Credit: Greg Eden
by Paul Attard Music Obscure Object

Clark | Playground in a Lake

April 19, 2021

Playground in a Lake is an album of dull noodling and banal soap-boxing, offering little to digest with any measure of seriousness.

Clark’s Playground in a Lake, the British electronic composer’s second classical release for Deutsche Grammophon after his OST to 2019’s Daniel Isn’t Real, has all the trappings of a Big Artistic Statement: solemn instrumentation, a heavy atmosphere, and, perhaps most crucially, momentous themes that drive home how self-serious it all is. Described by its author as “a story about real climate change, but told in mythological terms” — as opposed to fake climate change, told in candid terms? — the album is an inert, often grandiloquent collection of torpid compositions that articulate a single monotonous tone; it’s far more concerned with sounding crucial than being listenable, similar in scope to the type of laughable releases Max Richter has been dabbling in for the past year. It makes one wonder how the Warp Records mainstay has strayed this far from his usual level of quality, even if the last truly exciting record he produced was his eponymous 2014 album. That one at least had some level of variation in instrumentation and texture, perhaps lacking the kick of 2006’s Body Riddle, but nevertheless solidifying his immense knack for fluid genre swapping. The majority of his output since then has been disposable by most reasonable standards (this writer has a fondness for more cheerful Death Peak) but at least it’s never sounded this hopelessly stilted. He doesn’t sing on it — his vocals have been a major stumbling block since around Totems Flare — which may be the only positive thing one can say about the experience here.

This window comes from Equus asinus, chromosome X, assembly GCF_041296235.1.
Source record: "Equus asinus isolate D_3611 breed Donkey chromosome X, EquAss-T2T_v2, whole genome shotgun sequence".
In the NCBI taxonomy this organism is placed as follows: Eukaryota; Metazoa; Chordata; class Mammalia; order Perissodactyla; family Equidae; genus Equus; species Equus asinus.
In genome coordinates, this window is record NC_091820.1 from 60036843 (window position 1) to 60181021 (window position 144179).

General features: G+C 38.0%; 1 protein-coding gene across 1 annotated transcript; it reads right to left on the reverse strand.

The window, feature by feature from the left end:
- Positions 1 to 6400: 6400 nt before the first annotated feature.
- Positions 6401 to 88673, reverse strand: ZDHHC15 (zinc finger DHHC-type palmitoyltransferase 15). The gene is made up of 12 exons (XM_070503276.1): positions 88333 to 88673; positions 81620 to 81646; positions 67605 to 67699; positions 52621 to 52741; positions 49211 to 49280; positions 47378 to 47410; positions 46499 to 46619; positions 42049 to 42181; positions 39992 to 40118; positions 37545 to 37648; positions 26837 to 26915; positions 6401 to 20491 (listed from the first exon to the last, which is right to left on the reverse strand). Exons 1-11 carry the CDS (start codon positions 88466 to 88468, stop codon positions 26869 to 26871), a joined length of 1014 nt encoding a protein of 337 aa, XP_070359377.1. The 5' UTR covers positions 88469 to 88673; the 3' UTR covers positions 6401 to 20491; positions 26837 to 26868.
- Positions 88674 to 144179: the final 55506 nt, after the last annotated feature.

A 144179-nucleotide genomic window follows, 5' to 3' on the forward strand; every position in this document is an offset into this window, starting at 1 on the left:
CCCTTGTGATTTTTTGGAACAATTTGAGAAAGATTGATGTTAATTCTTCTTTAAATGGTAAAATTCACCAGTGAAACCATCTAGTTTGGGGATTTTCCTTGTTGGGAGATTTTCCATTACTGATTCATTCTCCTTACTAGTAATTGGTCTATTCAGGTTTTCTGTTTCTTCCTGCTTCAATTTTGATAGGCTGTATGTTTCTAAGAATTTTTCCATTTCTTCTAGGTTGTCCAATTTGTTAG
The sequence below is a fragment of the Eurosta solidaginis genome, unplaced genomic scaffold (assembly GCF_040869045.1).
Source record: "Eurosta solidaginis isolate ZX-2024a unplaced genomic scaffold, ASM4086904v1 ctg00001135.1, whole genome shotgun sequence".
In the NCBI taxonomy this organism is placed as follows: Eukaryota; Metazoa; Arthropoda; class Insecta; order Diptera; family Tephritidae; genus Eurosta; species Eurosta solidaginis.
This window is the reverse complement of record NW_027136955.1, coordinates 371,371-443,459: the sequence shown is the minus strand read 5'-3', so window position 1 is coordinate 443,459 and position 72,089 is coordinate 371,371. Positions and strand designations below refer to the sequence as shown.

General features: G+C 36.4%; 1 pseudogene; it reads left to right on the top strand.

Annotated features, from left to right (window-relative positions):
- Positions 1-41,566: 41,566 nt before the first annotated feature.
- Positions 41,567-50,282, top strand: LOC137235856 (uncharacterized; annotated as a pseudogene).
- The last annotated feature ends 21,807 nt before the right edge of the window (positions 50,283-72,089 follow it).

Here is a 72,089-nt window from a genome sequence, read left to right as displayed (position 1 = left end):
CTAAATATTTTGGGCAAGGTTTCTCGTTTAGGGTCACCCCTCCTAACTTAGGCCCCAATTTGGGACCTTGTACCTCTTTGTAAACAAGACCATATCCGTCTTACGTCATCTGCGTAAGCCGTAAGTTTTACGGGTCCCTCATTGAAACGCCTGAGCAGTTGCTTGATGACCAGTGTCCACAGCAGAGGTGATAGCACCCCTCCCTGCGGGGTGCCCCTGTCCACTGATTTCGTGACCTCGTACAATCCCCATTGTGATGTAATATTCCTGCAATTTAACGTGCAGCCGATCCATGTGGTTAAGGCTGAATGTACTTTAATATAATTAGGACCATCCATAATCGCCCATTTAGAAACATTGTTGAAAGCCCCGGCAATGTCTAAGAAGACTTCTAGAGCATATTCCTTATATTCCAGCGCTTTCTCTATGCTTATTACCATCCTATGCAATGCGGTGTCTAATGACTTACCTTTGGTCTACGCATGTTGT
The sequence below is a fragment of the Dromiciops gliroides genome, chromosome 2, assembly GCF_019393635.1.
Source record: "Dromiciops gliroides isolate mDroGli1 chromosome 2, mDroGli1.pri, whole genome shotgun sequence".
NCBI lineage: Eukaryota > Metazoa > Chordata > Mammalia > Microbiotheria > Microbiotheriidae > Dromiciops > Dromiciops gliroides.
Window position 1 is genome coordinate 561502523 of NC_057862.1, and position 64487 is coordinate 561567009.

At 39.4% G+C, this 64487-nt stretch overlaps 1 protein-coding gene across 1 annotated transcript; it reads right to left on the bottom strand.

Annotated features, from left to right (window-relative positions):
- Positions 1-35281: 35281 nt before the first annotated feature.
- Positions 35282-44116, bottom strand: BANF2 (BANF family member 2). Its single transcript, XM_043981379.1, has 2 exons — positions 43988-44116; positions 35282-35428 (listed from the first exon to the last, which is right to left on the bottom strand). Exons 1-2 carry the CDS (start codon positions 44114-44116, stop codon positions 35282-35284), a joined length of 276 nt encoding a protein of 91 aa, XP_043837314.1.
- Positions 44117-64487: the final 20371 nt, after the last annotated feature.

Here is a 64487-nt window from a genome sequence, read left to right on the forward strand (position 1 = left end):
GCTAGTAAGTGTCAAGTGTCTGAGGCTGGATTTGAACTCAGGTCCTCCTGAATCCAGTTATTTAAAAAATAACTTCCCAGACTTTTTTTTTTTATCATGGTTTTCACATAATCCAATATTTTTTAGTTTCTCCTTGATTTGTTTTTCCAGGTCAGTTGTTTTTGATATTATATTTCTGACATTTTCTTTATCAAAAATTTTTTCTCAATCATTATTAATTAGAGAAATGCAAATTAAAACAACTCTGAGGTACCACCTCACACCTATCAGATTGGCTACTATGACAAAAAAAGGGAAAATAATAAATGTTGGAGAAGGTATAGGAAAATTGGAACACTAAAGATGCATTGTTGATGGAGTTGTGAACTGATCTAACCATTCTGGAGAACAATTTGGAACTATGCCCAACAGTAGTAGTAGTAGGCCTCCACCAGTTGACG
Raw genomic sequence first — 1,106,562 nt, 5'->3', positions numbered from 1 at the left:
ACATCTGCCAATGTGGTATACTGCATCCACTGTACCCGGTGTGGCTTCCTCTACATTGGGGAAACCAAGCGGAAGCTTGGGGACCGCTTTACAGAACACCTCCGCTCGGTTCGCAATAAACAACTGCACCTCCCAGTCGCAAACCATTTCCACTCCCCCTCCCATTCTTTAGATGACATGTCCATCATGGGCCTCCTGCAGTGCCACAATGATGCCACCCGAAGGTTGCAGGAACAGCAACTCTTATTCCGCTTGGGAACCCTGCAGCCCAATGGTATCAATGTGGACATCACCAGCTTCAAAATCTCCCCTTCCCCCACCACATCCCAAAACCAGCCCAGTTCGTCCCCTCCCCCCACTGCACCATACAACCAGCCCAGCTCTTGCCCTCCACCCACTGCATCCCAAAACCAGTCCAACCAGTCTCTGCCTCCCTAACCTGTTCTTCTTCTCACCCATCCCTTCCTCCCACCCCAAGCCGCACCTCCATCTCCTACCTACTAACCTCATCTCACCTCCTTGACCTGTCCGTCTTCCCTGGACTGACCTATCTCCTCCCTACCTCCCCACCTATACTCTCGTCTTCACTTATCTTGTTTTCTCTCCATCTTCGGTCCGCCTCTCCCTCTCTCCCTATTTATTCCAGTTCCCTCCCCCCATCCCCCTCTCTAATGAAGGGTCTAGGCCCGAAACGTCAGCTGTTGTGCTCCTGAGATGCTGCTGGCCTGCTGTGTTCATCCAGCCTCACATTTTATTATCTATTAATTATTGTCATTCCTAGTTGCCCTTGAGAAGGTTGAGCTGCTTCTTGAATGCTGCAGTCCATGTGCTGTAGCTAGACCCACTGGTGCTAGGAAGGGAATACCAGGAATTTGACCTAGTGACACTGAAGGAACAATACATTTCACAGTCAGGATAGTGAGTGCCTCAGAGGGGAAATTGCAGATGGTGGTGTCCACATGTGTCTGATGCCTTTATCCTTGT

Right from the get-go, things seem off: a long cello solo by Oliver Coates signals a possible emotive quality, only to be undercut by Clark’s encroaching, reverberating synthesizers. It’s as if he can’t wait to begin hitting you over the head with how important this music will be. Other guests are handled a bit more gracefully — including the Budapest Art Orchestra harpist Lauren Scott, violinist Rakhi Singh, and double bassist Yair-Elazar Glotman — though not terribly well, either. All are restricted to dull bouts of instrumental noodling in service of an all too bleak atmosphere — which is ironic that Clark believes this was the best mode at going about this subject matter and mood, as he’s often demonstrated his abilities at crafting desolate soundscapes before — and even more insipid lyrical content. If there’s a worse line given this year about global warming and its permanent repercussions then having a choir boy sing, with a straight face mind you, that “I’m like an animal trapped in a flood” or that “I know you don’t realize how much I already understand / you just pretend to care” to a group of nameless adults, then perhaps Al Gore needs to step in again for An Inconvenient Truth 2.0. At least that wouldn’t be as somniferous as what’s offered here.

Published as part of Album Roundup — March 2021 | Part 4.